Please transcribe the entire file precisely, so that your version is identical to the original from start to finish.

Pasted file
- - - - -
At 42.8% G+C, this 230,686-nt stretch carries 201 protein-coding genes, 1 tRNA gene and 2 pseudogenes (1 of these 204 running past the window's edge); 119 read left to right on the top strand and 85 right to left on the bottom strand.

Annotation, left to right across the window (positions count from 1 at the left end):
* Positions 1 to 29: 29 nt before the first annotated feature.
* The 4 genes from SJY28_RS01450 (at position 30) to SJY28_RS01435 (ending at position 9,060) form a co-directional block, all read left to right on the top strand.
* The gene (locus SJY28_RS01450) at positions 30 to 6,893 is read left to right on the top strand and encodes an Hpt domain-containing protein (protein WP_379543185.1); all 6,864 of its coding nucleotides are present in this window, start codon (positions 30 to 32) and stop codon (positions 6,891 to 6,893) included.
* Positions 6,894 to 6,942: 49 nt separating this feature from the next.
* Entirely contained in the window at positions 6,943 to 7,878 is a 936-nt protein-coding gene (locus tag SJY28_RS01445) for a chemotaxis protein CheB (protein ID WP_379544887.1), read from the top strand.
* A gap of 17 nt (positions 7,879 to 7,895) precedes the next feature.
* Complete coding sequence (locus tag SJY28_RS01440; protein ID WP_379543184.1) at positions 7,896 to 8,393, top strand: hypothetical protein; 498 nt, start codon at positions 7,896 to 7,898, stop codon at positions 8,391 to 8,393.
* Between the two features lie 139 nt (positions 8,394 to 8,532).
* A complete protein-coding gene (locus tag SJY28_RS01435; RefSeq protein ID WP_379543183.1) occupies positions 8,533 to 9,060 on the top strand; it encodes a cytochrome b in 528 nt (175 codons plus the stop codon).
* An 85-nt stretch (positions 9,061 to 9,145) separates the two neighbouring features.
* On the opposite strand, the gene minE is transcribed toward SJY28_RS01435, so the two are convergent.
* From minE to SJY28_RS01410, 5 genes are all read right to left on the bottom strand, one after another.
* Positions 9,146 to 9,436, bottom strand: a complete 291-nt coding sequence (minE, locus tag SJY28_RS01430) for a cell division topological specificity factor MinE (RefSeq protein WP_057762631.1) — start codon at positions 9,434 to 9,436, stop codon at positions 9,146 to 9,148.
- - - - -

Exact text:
At 42.8% G+C, this 230,686-nt stretch carries 201 protein-coding genes, 1 tRNA gene and 2 pseudogenes (1 of these 204 running past the window's edge); 119 read left to right on the top strand and 85 right to left on the bottom strand.

Annotation, left to right across the window (positions count from 1 at the left end):
* Positions 1 to 29: 29 nt before the first annotated feature.
* The 4 genes from SJY28_RS01450 (at position 30) to SJY28_RS01435 (ending at position 9,060) form a co-directional block, all read left to right on the top strand.
* The gene (locus SJY28_RS01450) at positions 30 to 6,893 is read left to right on the top strand and encodes an Hpt domain-containing protein (protein WP_379543185.1); all 6,864 of its coding nucleotides are present in this window, start codon (positions 30 to 32) and stop codon (positions 6,891 to 6,893) included.
* Positions 6,894 to 6,942: 49 nt separating this feature from the next.
* Entirely contained in the window at positions 6,943 to 7,878 is a 936-nt protein-coding gene (locus tag SJY28_RS01445) for a chemotaxis protein CheB (protein ID WP_379544887.1), read from the top strand.
* A gap of 17 nt (positions 7,879 to 7,895) precedes the next feature.
* Complete coding sequence (locus tag SJY28_RS01440; protein ID WP_379543184.1) at positions 7,896 to 8,393, top strand: hypothetical protein; 498 nt, start codon at positions 7,896 to 7,898, stop codon at positions 8,391 to 8,393.
* Between the two features lie 139 nt (positions 8,394 to 8,532).
* A complete protein-coding gene (locus tag SJY28_RS01435; RefSeq protein ID WP_379543183.1) occupies positions 8,533 to 9,060 on the top strand; it encodes a cytochrome b in 528 nt (175 codons plus the stop codon).
* An 85-nt stretch (positions 9,061 to 9,145) separates the two neighbouring features.
* On the opposite strand, the gene minE is transcribed toward SJY28_RS01435, so the two are convergent.
* From minE to SJY28_RS01410, 5 genes are all read right to left on the bottom strand, one after another.
* Positions 9,146 to 9,436, bottom strand: a complete 291-nt coding sequence (minE, locus tag SJY28_RS01430) for a cell division topological specificity factor MinE (RefSeq protein WP_057762631.1) — start codon at positions 9,434 to 9,436, stop codon at positions 9,146 to 9,148.